ST. PETERSBURG, Fla. (WFLA) – For 15 years Rob Sanchez has been on the front line helping addicts battle drug addiction. He’s seen the problem up close and personal as a therapist, counseling those who are struggling.
For this father of three girls, it’s not a job. It’s a calling. “It’s my way to give back,” Rob told News Channel 8. He knows exactly how difficult it is to face the demons of addiction. He’s done it. He’s lived it. He’s been to the bottom and back.RELATED: Sheriff: ‘Super pill’ is deadly and cheap, becoming big problem
That’s what makes his knowledge so vital and visceral. Rob lived the chaotic, desperate life of an addict. And, he made it to the other side.
The well-known, former top market radio personality, with the smooth, deep voice, had the life of a rock star, so to speak. His career in New York City allowed him to rub elbows with the rich and famous. He enjoyed life in the fast line, one that inevitably accompanies fame in the world of music.
Rob’s memory bank is filled with vibrant stories of one-on-one encounters with the likes of Janet Jackson, Mary J. Blige and Luther Vandross, to name a few. And, for a while, it was fun. It was exciting. But, then, it wasn’t, and Rob’s entire existence was devoted to an unhealthy obsession that was slowly killing him.
“Addicts can’t think about anything else,” he said. “That’s why moms leave their children in cars so they can find drugs. That’s why men rob banks to get money. It takes over your life,” he explained.
Rob eventually hit his bottom. The life he lived was swallowing him whole. He came face to face with what could have been his final moments on Earth. He had a heart attack while out on an all-night bender. But, there was a stronger, more powerful reason to get clean. It involved his own flesh and blood. Rob knew he had to change his ways. His relationship with his girls depended on it. They needed him. They missed their dad. It was the catalyst for this therapist, who would later reinvent himself in a way that transformed his perils into passion for life. He wanted to give back, to guide others down an alternate road and steer them from the path of destruction he took.
“I know addiction,” he said. “I know what that life is all about.”
Now, Rob’s life looks vastly different. His days are still long. But, they are filled with chasing dreams, rather than chasing a high. He’s part of the team at Tranquil Shores, a drug rehabilitation program on Madeira Beach with a boutique-style approach to battling addiction. The rehab takes only 25 people at full capacity, allowing therapists to treat patients with a personalized approach and a low counselor-to-client ratio. Rob has seen a lot in his many years helping addicts. He admits this latest headline is “troubling.”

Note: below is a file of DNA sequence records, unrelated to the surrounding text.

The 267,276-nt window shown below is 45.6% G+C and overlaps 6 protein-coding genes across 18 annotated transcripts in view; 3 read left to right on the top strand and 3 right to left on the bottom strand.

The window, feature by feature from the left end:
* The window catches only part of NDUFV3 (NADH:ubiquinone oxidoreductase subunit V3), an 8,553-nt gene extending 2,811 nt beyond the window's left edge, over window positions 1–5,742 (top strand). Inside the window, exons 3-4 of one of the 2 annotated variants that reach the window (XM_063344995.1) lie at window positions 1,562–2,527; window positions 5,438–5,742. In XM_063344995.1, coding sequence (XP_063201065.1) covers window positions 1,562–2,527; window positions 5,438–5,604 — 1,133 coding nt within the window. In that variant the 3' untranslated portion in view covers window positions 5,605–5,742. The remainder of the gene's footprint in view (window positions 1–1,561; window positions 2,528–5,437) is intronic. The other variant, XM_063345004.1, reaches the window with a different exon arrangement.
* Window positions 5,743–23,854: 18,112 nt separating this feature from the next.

“It’s scary, you know? Because, I know addicts, right, I know the disease of addiction. And, a lot of addicts are going to gravitate toward that, a new high, a super high,” Rob said.
He is terrified to hear the news that a “super pill” has hit the streets of Pinellas County and claimed nine lives in a matter of weeks. “Every time you use, you’re risking death. This is just a faster way to get there,” Rob told News Channel 8.
The super pill is a super mystery. No one knows where the deadly drug is coming from or who’s making it. The lethal contents of the small white pill are cleverly packaged. It looks just like a Xanax. But, looks can be deceiving. And, as it turns out, deadly. The fake Xanax is mixed with a powerful pain medication called Fentanyl, which is highly addictive. Fentanyl is commonly prescribed to cancer patients.
The combination of Xanax and Fentanyl is so potent that it’s killing people within minutes. Someone out there is taking both medications and using a pill press to create a tiny tablet, one that’s cheap. It’s sold on the streets for less than $5 a pill.
This first-of-its-kind tablet is a mystery for Pinellas County detectives and the Pinellas County medical examiner. Pinellas County Sheriff Bob Gualtieri called this a public health emergency. He has a message for the people of Pinellas County.
“You don’t have to take a handful of them, all you gotta do is take one and you’re dead,” the sheriff said.
This dangerous new pill claimed the life of a 25-year-old woman in Dunedin over the weekend. Gualtieri is working with other law enforcement agencies, including the St. Petersburg Police Department and Clearwater Police Department, to warn people.
“There’s no other way to put it … You better stop buying this Xanax on the street because nine people are dead,” he said Monday.
Rob’s biggest fear is that addicts will want to sample this super pill, finding the promise of a potent high toxic temptation they can’t resist. “I can see where one addict would tell another, ‘Hey, there’s this new thing going on and we’ve got to try it.’ And that’s what’s scary,” he said.
Continue Reading (Part 3): Doctors warn parents about teens using ‘super pill’ at pharming parties
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